For .22 pistols TacSol has lightweight aluminum barrels with steel liners and optional threaded ends and scope rails: the PacLite for Rugers and Trail-Lites for Browning Buckmarks. I’ve shot Dave D.’s Buckmark with a threaded Trail-Lite and liked it a bunch. Every TacSol barrel I’ve handled has had unusually good machining and finishing.

Volquartsen, Tactical Innovations, MOA, and Tactical Solutions make 10/22 receivers. Someone else has one with a Picatinny rail and hooded AR-15 rear sight. Darned if I could find it in a Google search, though. If you know the link post it in comments. LATER: jcmiller in comments found it: NoDak Spud NDS-22 receivers. They’re affordable, too, at $160.

Impractical but cool guns – the AR-7

Tam started a meme: guns that are impractical, but cool.

My pick is the AR-7. It’s cool but not very practical.

Why it’s cool

  • It was designed by Eugene Stoner, who designed the AR-15/M-16.
  • Thanks to aluminum and plastic parts it weights just 2.5 pounds and is largely impervious to rust.
  • The barrel unscrews from the action, instantly cutting the stored size in half.
  • The barrel, action, and magazine can be stowed in the buttstock, making for an unbelievably compact design.
  • When thus stowed the whole thing floats. It was originally designed to be a survival rifle for downed Air Force pilots.
  • James Bond used one. So did Maxwell Smart.
  • You can insert the AR-7 into all sorts of wild-eyed fantasies of surviving alone in the wilderness.

Why it’s impractical

  • Magazine capacity tops out at 25 rounds and those are hard to find. Most people live with 10 round mags.
  • The gun has never had a reputation for accuracy or reliability.
  • Sight adjustments are crude.
  • The ergonomics are hella uncomfortable. You have to hunch your body around the gun to get your eyeball aligned with the sights.
  • Armalite couldn’t make money on the design so they sold it to Century Charter Arms, who couldn’t make any money so they sold it to Henry Repeating Arms. That’s not a good sign.
  • Here’s the killer: there are much better guns available that do pretty much the same thing.

Example. The Marlin Papoose/70P has a barrel that unscrews. The gun floats when cocooned inside the factory storage case. The Papoose is as accurate and reliable as other Marlins such as the venerable Model 60, weighs just 3.25 pounds, and unlike the AR-7 has studs for sling swivels. Newer Papoose models are made from stainless steel and plastic for worry-free carry in Argentina’s rainy season.

For that matter, if you own the ever-popular Ruger 10/22 you can remove the barrel and action from the stock in 10 seconds flat by removing a single screw using a screwdriver or a coin from your pocket. Unlike the AR-7 you can fire the 10/22 while it’s thus disassembled.

Not only can you find plenty of high capacity magazines for the 10/22, you can start with a factory 10/22 and gradually replace every single part until there’s nothing left that was made by Ruger. A Ruger 10/22 has more accessories than a teenaged transgendered schizophrenic.

Back from the Maryville gun show

Went with Uncle. It was a small show, so we walked around it twice. Some of the big guys I expect at the Knoxville shows – Georgia Arms and the people with big display cases of magazines – weren’t there. I saw some nice older Smith & Wesson revolvers.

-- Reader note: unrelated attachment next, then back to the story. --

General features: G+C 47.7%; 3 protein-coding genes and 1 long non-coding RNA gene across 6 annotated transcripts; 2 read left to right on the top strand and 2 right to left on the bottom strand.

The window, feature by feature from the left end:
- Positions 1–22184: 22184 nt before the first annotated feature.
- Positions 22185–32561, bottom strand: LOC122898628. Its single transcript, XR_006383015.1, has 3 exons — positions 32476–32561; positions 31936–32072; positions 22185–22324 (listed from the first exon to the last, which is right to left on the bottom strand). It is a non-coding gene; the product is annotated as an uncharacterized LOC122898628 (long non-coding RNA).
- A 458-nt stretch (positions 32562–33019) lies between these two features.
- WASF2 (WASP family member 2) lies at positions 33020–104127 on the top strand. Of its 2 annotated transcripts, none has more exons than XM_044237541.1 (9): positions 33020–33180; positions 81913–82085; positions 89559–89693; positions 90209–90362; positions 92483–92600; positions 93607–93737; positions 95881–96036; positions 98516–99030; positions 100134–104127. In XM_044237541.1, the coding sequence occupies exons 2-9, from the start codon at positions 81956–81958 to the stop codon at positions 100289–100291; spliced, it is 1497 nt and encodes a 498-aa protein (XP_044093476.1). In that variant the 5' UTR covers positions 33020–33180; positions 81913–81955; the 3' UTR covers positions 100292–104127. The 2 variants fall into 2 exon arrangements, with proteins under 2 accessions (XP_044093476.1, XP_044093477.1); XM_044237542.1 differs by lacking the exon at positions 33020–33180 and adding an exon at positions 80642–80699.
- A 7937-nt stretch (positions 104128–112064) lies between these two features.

Because of fears over another ban any “black” semi-automatics are fetching high prices. A lowly Hi-Point carbine that sold for $150 a year ago had a $299 price tag. Glock 31 round magazines that I bought for $30 just after the election were going for $75.

AR-15s are sky high. Uncle pointed to a complete lower with a collapsible buttstock for $499. Bear in mind that isn’t even a complete gun – it still needs an upper to work and the upper will cost $500 or more even for a cheap one, assuming you can find one.

I took a pass on the guns and bought ammo, which is also scarce and expensive these days. I snagged 200 rounds of Winchester white box 9mm at $30/hundred and 100 rounds of WWB .45 ACP for $40.

New pocket knife

The only other thing I bought was a new pocketknife. I’ve been carrying a Buck Strider Tarani 882 for a couple of years. It’s an extremely well made knife and I like the ergonomics, but the weight and the sharp edges of the G10 scales wore holes in all of my pants pockets. I tried carrying it by the clip, but that didn’t work for me because of knife’s blockiness and weight – it tended to bang on doorways and block my hand from going into the pocket. The Tarani is a good knife, just not a good pocketknife for me.

I just bought three new pairs of pants yesterday, so now seemed like a good time for a new pocketknife. I picked up a Benchmade 550HG Griptilian. It’s a one hand opening, lockblade folding knife. The Mel Pardue blade is a modified sheepsfoot profile with a thumbhole.

I’ve tried carrying most of the designs for opening a knife with one hand – the thumbstud, the thumbhole, and the flipper – and the thumbhole is the one that works for me every time without really having to even think about it. The only design I haven’t tried is the patented Emerson Wave, which Spyderco is now using under license. The Wave seems like it would be mighty hard on the pants. In that YouTube clip the guy’s pantspocket is worn ragged.